More electric vehicles are on the road.
EVs have now been in the market for over ten years since the Nissan Leaf debuted in December 2010. Since the start of 2020, the number of EVs on the road has increased from 2% of all vehicles to 3%, and the curve is starting to shift higher, he said.
“It’s going up because automakers are offering more electric vehicles, and in segments people want to buy,” said Jominy, crediting the Tesla Model Y and the Ford Mustang Mach E. “Americans don’t want EVs with hatchbacks. I think the Ford F-150 Lightning launch is going to be the pivotal moment for EVs.”
What should car dealerships expect in 2022?
The good news is inventory can’t hurt anymore because it’s already so low, he said.
In April, the sales pace was 18.4 million SAR (Specific Absorption Rate), the fourth-highest the industry has ever seen. That fell to 12.2 million in September, which was lower than in September 2008, the month of the Lehman Brothers collapse that set off the 2008 financial crisis and recession that followed, Jominy said.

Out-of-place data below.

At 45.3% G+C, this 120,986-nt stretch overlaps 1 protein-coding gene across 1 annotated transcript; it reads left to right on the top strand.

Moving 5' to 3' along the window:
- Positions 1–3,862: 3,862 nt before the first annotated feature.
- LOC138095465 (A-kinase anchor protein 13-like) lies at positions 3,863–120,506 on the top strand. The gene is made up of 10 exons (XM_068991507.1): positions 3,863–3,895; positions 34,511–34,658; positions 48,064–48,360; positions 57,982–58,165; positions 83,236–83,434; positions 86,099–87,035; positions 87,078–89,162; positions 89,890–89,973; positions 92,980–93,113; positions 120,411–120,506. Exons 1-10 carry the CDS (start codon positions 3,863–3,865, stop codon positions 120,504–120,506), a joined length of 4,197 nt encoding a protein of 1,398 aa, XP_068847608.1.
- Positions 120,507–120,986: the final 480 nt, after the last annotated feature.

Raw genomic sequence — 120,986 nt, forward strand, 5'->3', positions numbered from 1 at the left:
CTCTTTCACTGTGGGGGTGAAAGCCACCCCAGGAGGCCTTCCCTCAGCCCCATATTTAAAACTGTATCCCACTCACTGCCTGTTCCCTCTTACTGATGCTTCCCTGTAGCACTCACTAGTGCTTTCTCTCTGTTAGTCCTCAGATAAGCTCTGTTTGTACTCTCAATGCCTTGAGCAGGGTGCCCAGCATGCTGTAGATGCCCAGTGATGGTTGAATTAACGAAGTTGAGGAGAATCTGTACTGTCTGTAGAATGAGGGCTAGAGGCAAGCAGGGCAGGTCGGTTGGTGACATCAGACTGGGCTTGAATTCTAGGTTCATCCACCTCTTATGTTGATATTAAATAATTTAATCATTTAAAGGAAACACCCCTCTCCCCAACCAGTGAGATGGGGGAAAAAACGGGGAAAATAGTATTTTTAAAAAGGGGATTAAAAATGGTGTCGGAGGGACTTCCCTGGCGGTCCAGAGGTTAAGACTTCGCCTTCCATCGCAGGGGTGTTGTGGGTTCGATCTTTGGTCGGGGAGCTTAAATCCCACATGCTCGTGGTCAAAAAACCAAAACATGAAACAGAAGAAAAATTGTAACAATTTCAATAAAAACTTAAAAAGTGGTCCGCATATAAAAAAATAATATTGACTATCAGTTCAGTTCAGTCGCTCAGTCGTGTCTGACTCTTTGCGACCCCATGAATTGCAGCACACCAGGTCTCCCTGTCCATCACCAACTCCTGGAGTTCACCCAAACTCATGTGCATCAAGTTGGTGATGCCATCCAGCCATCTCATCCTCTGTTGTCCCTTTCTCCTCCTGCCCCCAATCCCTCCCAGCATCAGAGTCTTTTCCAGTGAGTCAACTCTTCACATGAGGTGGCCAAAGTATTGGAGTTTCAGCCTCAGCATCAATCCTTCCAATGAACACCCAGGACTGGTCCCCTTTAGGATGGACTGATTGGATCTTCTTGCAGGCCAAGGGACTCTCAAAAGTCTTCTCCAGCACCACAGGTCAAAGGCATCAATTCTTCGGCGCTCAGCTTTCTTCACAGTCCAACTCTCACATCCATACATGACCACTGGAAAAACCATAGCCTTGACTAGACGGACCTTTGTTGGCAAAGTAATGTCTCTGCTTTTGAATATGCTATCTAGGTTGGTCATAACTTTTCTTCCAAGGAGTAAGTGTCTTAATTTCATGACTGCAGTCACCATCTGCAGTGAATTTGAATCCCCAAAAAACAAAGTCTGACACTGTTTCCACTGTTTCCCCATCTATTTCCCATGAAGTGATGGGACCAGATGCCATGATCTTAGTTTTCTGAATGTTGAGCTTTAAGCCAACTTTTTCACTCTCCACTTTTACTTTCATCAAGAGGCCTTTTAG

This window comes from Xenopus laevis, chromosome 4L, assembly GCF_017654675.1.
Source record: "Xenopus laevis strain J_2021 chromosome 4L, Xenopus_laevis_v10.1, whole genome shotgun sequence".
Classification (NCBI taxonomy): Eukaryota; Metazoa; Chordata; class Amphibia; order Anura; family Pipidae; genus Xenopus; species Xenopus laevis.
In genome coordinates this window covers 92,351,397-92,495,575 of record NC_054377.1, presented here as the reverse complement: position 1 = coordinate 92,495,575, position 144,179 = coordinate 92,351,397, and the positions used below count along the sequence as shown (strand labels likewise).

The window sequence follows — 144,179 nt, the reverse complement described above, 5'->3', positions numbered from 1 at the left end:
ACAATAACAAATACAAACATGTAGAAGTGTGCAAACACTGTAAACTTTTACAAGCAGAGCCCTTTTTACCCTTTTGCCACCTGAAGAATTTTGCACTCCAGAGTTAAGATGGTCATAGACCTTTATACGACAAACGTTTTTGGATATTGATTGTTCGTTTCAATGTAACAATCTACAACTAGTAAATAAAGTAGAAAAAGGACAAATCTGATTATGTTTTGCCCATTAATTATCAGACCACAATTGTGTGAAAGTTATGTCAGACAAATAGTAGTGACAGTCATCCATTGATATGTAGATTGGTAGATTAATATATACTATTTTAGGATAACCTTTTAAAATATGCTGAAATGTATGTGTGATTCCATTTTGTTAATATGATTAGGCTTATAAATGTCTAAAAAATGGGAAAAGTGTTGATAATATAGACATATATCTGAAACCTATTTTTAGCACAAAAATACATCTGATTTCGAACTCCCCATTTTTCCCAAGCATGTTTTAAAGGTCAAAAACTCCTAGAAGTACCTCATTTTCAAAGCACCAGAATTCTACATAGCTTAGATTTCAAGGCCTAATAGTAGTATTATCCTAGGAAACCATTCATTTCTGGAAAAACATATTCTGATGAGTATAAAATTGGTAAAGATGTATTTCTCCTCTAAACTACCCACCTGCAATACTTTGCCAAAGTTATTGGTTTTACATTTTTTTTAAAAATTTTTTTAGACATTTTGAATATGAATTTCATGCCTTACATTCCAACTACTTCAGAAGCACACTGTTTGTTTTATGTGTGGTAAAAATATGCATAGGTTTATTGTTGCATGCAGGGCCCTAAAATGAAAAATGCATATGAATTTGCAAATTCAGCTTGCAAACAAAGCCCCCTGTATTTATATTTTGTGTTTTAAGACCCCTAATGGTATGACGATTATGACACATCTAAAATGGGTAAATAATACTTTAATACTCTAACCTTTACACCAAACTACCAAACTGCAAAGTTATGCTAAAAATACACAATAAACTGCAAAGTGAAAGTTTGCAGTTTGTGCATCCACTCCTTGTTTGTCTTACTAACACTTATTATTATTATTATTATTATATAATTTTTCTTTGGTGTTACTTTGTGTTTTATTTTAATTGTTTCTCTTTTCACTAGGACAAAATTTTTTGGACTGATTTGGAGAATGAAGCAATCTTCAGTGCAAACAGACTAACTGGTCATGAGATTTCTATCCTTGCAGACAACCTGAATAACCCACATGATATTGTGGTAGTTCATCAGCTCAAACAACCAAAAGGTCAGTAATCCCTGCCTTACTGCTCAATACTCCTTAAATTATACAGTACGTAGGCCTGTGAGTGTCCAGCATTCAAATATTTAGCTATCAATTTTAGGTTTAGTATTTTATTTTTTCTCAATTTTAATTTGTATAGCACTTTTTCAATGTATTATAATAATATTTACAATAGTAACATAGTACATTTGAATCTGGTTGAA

“The bad news is we’re not getting a lot of inventory until Q4 of next year,” he said. “We’ve got over 4 million consumers sitting on the sidelines waiting for cars to come in. The production pace will determine what our sales pace is. There’s demand out there in excess of 18 million. It could be the biggest year we’ve ever had if we have the production.”
In 2019, the industry had 17 million car sales, which fell to 14.5 million last year. This year will likely see sales in the mid to upper 15 million. Jominy is hopeful next year will get back into the 16 million mark, which entirely depends on the production.
“Automakers and dealers are making more money on each car. Everyone sees the silver lining. We just wish we had more cars,” he said. “The total dollars consumers are spending in the market is up 20% from 2019. The market is just growing bonkers. That’s creating a lot of profit for automakers to re-invest in EVs and the electrified future.”